Business World, 6 March 2013


In 2011 the Philippine government targeted a budget deficit of ₱290 billion, equivalent to 3.2% of gross domestic product (GDP). It was so slow in implementing authorized public projects, that it ended up with a deficit of ₱197.8 billion, or ₱92.2 billion lower. By any standard, 2011 was a bad year. But 2012 was not any better: after targeting a budget deficit of ₱286 billion, actual deficit was only ₱242.8 billion.

The 2012 actual deficit could have been much lower had the government collected what it was supposed to collect in taxes and other non-tax fees and charges (revenue shortfall of ₱26 billion) and had it paid what it was to pay in interest payments (₱4.9 billion lower).

The Bureau of Internal Revenue had a revenue shortfall of ₱8.2 billion while the Bureau of Customs failed to collect a whopping ₱57.2 billion. These tax collection shortfalls were offset by better-than-planned revenue collection by the Bureau of Treasury (₱22 billion) and by other offices (₱17 billion). In sum, the net revenue shortfall was ₱26 billion.

Note that the collections of BIR and BoC are more or less stable, while revenue collections by the Bureau of Treasury and other government agencies more volatile.

Interest payments which are automatically appropriated was ₱312.8 billion, ₱4.9 billion less than the program level of ₱317.7 billion. Fiscal authorities should not get credit for lower-than-planned interest payments because interest rates are generally beyond their control. It could also be a case of over-programming, which is usually used to provide a buffer for possible revenue shortfall.

So, if everything worked out perfectly — revenues collected as planned and interest payments paid as programmed — actual deficit in 2012 should be ₱211.2 billion instead of ₱242.8 billion; in percent of GDP, it should be 2.0% instead of 2.3%.

But isn’t a lower deficit better than a higher one? Not necessarily and sometimes it depends on where one sits. From the viewpoint of a finance manager who’s more focused on the bottom line, a smaller deficit is better than a big one. But from the viewpoint of an economist, given the state of our economic development, we need to spend more to make up for epic infrastructure deficiencies and to spur development which would create a lot of jobs.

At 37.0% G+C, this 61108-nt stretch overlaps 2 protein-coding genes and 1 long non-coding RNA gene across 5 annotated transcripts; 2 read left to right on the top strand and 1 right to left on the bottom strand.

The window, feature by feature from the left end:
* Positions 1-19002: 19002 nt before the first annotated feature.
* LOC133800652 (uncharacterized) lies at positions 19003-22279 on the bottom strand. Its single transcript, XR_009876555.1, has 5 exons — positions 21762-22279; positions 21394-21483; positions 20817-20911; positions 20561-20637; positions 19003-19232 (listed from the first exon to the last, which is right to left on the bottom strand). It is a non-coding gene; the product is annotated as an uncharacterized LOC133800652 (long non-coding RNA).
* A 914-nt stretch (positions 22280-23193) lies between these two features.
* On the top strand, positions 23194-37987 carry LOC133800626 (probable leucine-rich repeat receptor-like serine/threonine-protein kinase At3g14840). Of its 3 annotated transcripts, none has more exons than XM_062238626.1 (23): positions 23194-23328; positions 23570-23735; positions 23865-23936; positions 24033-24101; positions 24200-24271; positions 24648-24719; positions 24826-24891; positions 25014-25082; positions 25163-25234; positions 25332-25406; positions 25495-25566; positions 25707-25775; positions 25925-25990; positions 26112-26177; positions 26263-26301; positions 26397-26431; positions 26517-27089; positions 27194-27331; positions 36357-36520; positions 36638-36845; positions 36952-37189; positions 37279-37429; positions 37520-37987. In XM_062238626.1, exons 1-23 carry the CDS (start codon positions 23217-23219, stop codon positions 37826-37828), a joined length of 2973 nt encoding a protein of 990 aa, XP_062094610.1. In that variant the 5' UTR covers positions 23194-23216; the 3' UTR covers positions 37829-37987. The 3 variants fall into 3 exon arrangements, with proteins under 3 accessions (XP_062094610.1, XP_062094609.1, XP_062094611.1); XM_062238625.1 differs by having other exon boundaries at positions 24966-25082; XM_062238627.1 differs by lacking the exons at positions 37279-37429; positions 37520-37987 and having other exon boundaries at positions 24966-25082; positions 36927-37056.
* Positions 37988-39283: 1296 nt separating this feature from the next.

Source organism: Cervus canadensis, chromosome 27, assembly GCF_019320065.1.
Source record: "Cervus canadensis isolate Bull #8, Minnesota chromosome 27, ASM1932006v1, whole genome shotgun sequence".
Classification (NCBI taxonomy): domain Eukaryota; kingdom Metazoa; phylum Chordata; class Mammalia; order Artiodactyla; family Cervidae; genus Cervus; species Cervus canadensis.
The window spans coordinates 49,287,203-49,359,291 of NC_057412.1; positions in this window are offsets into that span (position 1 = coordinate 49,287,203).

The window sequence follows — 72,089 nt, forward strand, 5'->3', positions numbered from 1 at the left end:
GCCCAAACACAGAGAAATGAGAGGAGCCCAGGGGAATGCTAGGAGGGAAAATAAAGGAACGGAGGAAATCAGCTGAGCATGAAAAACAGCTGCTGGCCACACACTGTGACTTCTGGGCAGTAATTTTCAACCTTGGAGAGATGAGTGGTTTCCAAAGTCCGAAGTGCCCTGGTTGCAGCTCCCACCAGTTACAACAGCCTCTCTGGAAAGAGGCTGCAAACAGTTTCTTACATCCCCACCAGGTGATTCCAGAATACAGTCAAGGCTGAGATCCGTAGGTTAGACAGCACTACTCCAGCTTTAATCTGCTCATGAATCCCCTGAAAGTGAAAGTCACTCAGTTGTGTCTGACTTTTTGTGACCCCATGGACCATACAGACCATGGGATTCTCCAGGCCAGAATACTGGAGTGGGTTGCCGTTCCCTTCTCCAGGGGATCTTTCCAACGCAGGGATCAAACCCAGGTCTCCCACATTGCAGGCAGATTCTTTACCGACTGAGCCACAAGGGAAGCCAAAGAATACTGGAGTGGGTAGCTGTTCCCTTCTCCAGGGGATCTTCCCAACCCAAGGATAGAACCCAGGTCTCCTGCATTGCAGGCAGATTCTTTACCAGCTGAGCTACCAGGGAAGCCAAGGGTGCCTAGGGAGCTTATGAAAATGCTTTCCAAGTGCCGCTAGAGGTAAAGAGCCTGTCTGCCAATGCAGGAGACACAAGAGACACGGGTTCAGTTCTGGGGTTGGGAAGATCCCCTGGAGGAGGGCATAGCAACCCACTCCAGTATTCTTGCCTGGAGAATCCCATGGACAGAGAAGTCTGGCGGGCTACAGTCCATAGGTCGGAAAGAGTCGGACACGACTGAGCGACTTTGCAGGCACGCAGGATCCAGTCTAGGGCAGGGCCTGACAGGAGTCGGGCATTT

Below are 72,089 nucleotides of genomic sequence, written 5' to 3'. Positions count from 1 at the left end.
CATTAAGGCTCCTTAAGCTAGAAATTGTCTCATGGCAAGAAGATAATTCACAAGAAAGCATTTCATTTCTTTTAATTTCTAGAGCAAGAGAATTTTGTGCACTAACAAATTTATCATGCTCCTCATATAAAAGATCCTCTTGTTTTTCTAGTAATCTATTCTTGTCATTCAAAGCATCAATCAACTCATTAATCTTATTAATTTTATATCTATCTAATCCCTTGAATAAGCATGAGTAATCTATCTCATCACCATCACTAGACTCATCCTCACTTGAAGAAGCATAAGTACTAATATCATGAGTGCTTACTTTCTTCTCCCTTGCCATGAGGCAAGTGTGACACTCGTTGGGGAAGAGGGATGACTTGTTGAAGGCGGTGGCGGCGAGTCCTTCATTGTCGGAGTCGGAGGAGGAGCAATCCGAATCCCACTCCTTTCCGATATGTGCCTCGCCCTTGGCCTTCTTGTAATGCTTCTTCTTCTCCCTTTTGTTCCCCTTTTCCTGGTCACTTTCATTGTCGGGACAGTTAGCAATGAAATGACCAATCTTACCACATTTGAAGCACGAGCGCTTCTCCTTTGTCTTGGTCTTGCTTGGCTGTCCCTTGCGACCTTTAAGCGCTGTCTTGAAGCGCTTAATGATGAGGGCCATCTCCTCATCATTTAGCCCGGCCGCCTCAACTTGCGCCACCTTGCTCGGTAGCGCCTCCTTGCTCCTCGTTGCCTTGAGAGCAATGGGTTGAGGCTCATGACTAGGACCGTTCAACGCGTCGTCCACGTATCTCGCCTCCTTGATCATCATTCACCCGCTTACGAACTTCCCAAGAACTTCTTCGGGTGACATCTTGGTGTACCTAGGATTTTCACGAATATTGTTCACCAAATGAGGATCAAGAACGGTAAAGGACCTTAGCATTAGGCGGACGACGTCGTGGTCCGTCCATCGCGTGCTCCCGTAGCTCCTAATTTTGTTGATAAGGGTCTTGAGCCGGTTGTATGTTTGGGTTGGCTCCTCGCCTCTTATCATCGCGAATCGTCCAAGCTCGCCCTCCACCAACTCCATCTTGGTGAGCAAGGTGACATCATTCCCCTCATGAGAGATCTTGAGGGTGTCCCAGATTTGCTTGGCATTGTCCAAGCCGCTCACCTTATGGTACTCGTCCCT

In any event, the deficit level of ₱268 billion [roughly 2.7% of GDP] was decided upon by the economic managers, and approved by the President. Hence, the inability of the Executive department and the bureaucracy to spend the national as authorized by Congress should not be seen as a sign of success. Rather, it should be seen as a sign of failure.

To claim success despite one’s failure to meet his own target is tantamount to intellectual dishonesty.

At this stage in our economic development, we should be spending the equivalent of 5% of GDP for public infrastructure annually. That’s about ₱528 billion in 2012 alone. Yet the 2012 national budget authorized only ₱258 billion, or only 2.4% of GDP. Worse, as of November 2012, roughly 40% of these have yet to be disbursed.

There is a huge difference between government budgeting and household budgeting. Governments pursue countercyclical fiscal policy: they spend more when times are hard, and generate surpluses when times are better.

Good governments don’t skimp on public infrastructure when times demand heavier spending for roads and bridges, urban transit systems, airports and seaports, irrigation facilities, water systems, plants, and other projects that enhances the productive capacity of the economy.

The Philippines rated poorly in terms of international competitiveness because of its crumbling public infrastructure. Yet, the government has not allocated enough funds to reverse this woeful situation. And what little money has been appropriated remains tied up in the bureaucratic labyrinth.

The much-vaunted public-private partnership (PPP) projects remain stalled. Many good projects have not gone beyond the talking stage. Others have not gone beyond the project feasibility preparation stage. The crucial decision on whether we want to have two major international airports (Manila and Clark) or just one still hangs in the air. (see table)

When compared with 2011 (clearly a bad year for comparison), revenues and expenditures in 2012 might appear impressive. But that’s the wrong comparison. Everyone knows that 2011 was a terrible, underwhelming year.

Fiscal year 2012 was equally underwhelming. Revenues were below target. The Bureau of Customs failed to meet its revenue goal miserably. Government spending performance was much worse than the P62 billion underspending. Slow implementation of public infrastructure projects was the major reason for underspending. Imagine the benefits postponed and the number of decent jobs not created as a result of the delays.

A detailed report by the Department of Budget and Management on the extent of underspending is long overdue. Delays in releases of government reports usually mean bad news.